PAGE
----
On March 22, Sun emitted the most intense solar flares that are capable enough to impact radio communications, electric power grids and pose risks to astronauts.
It was captured by NASA’s Solar Dynamics Observatory which classified it as an “X-Class flare”—the most intense category of solar flares.
Solar flares are powerful bursts of energy. They are capable of “impacting radio communications, electric power grids, navigation signals, and pose risks to spacecraft and astronauts,” NASA stated.
The mesmerising images were captured by NASA’s Solar Dynamics Observatory.
According to the US space agency, X-class denotes the most intense flares, while the number provides more information about its strength. An X2 is twice as intense as an X1, and similarly X3 is three times as intense, etc.
Moreover, there were 17 of these solar flares that were caught exploding from Sun by NASA on Monday. At least two were fired towards the Earth’s direction, reports the New York Post.
Even though these solar flares are capable enough to cause geomagnetic storms that can disrupt the functioning of the satellite, the ones directed towards the Earth were of low intently and posed no threat.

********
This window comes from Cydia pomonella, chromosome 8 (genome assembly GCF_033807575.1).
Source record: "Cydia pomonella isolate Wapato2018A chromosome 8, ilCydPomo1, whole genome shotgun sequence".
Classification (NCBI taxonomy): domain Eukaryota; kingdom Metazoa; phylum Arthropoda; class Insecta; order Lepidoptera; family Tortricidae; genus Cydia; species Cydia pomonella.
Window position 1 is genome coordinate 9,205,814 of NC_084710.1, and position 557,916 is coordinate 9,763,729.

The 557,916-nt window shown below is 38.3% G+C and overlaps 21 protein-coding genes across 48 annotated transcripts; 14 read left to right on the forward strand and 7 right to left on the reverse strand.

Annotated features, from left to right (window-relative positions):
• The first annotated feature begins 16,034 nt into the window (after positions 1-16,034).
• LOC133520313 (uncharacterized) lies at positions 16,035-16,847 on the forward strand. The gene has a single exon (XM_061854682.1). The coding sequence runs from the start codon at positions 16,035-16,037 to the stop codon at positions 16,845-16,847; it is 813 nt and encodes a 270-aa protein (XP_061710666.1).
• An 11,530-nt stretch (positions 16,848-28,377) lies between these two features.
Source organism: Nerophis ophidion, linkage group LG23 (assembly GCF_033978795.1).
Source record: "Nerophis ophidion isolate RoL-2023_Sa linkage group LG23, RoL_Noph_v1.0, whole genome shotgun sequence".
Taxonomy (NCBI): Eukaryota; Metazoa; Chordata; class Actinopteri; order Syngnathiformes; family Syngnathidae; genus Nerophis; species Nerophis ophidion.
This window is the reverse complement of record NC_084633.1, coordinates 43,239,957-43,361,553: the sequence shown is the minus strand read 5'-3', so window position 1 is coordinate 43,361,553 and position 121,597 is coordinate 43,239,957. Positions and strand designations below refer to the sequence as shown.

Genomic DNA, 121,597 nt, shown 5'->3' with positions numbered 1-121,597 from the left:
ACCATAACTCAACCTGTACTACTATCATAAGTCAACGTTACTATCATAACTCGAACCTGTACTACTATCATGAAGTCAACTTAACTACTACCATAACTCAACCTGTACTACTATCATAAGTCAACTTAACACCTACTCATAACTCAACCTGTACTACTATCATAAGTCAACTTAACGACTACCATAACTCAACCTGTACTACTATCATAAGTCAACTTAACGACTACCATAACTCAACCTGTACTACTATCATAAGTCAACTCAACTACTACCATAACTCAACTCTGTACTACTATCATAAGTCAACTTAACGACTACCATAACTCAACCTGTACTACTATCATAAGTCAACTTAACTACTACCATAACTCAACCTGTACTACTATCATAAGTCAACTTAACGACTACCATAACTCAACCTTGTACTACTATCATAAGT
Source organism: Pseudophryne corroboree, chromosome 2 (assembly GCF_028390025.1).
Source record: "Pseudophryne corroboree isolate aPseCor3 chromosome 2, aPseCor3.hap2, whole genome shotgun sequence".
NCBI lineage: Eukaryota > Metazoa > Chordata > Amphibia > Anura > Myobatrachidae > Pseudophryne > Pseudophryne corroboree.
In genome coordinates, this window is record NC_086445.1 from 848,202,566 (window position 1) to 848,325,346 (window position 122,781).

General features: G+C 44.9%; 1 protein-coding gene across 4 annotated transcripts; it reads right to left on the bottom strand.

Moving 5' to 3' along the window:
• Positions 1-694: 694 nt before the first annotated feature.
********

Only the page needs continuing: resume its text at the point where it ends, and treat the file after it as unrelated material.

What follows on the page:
In the past, large solar flares have wreaked havoc on our planet.
In March 1989, a solar flare and accompanying coronal mass ejections caused the entire power grid in Quebec, Canada to lose power. The event was later referred to as “the day the sun brought darkness.”
A huge X1.3 class solar flare flashed in center of the Sun on Mar. 30, 2022.
This animated gif was captured by NASA’s Solar Dynamics Observatory and shows a blend of light from the 171 and 131 angstrom wavelengths.
(Credit: NASA/GSFC/SDO) pic.twitter.com/vJ0KUKvqWo
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Apart from harming our technologies, these solar flares can hinder astronauts working on the International Space Station, either through radiation exposure or by interfering with mission control communications.
The Earth’s magnetic field helps to protect us from the more extreme consequences of solar flares.
(With inputs from agencies)